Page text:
Malt whisky and cereal experts at Heriot-Watt University are testing barley grown with green fertilisers to make sure it’s still fit for Scotland’s national drink.
Barley makes up 63% of Scotland’s cereal crop and is used for malting and distilling, as well as animal feed.
Its production depends heavily on nitrogen fertilisers that are made from fossil fuels.
Reaching net zero means making our food production more sustainable. Biostimulants can hopefully do just that, but we need to be sure whisky won’t suffer as a result.
Using more sustainable fertilisers will help make barley 'greener', but farmers and the whisky industry must be certain their use won’t make the crop less suitable for whisky production.
Heriot-Watt has been funded by the Royal Society of Edinburgh to put this barley to the test over two years and make sure it doesn’t damage the dram.
Testing barley grown with three types of sustainable fertiliser
The Heriot-Watt team is working with scientists from University College Dublin in Ireland who are testing three types of sustainable biostimulants, or fertilisers.
Dr Angela Feechan, a plant pathologist at Heriot-Watt, said: “The Irish BioCrop project funded by the Department of Agriculture, Food and the Marine is carrying out field trials at the moment, and we’ll be using their grain.
“They are investigating how biostimulants made from algae, bacteria and yeast perform for barley growth, health and yield compared to traditional fossil fuels.
“It’s not enough to know if we can grow barley without fossil fuels. We need to know what changes using biostimulants could have on them, whether it’s their quality, resistance to disease, how they respond to high heat or whether their flavour changes.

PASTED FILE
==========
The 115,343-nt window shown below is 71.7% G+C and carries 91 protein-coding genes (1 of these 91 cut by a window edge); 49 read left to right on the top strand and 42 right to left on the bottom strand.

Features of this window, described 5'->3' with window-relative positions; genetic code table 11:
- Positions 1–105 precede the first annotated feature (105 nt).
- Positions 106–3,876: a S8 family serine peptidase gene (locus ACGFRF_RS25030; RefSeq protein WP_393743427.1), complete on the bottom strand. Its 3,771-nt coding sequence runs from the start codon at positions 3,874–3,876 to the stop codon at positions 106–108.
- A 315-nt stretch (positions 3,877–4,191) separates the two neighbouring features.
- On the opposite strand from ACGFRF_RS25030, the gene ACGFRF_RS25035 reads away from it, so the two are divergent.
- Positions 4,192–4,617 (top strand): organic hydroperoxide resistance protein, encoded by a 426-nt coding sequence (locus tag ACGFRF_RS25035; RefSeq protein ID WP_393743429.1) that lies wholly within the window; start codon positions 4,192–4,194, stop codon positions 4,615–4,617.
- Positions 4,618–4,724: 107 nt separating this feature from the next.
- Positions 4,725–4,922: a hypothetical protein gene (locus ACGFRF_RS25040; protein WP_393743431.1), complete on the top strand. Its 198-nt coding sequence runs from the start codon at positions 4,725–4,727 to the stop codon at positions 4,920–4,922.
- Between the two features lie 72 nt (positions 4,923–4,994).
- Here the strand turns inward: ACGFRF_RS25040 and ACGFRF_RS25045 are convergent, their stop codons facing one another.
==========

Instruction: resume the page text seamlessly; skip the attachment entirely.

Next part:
“Reaching net zero means making our food production more sustainable. Biostimulants can hopefully do just that, but we need to be sure whisky won’t suffer as a result.”
A toast to micromalting
The BioCrop project will supply three barley varieties to Heriot-Watt: Cassia, Valeria and RGT Planet.
Dr Ross Alexander and Dr Calum Holmes will carry out controlled experiments in the university’s world-renowned International Centre for Brewing and Distilling (ICBD).
Dr Ross Alexander said: “We’ll be testing the barley in our micro maltings, which gives us a very controlled way to test grains at all stages of whisky production.
“Although it’s laboratory-based, it is possible to produce malt comparable to that produced in commercial maltings.
“We’ll examine the barley on the nanoscale throughout the process to ensure it meets industry standards. That’s everything from how its seeds grow, grain size, enzyme values and soluble protein content.
“Nitrogen content is key to barley meeting market specifications. Malt distilling requires a nitrogen level of below 1.65%.
“Any change to that could mean it’s not useable for whisky production; the micro malting analysis will give us certainty on the effect of biostimulants on barley.”
The project will run for around two years and the Heriot-Watt team will visit the field trial site at Lyons Farm, University College Dublin to see the biostimulants in action.
The project is funded by the Royal Society of Edinburgh. The BioCrop project in Ireland is funded by the Irish government’s Department of Agriculture, Food and the Marine.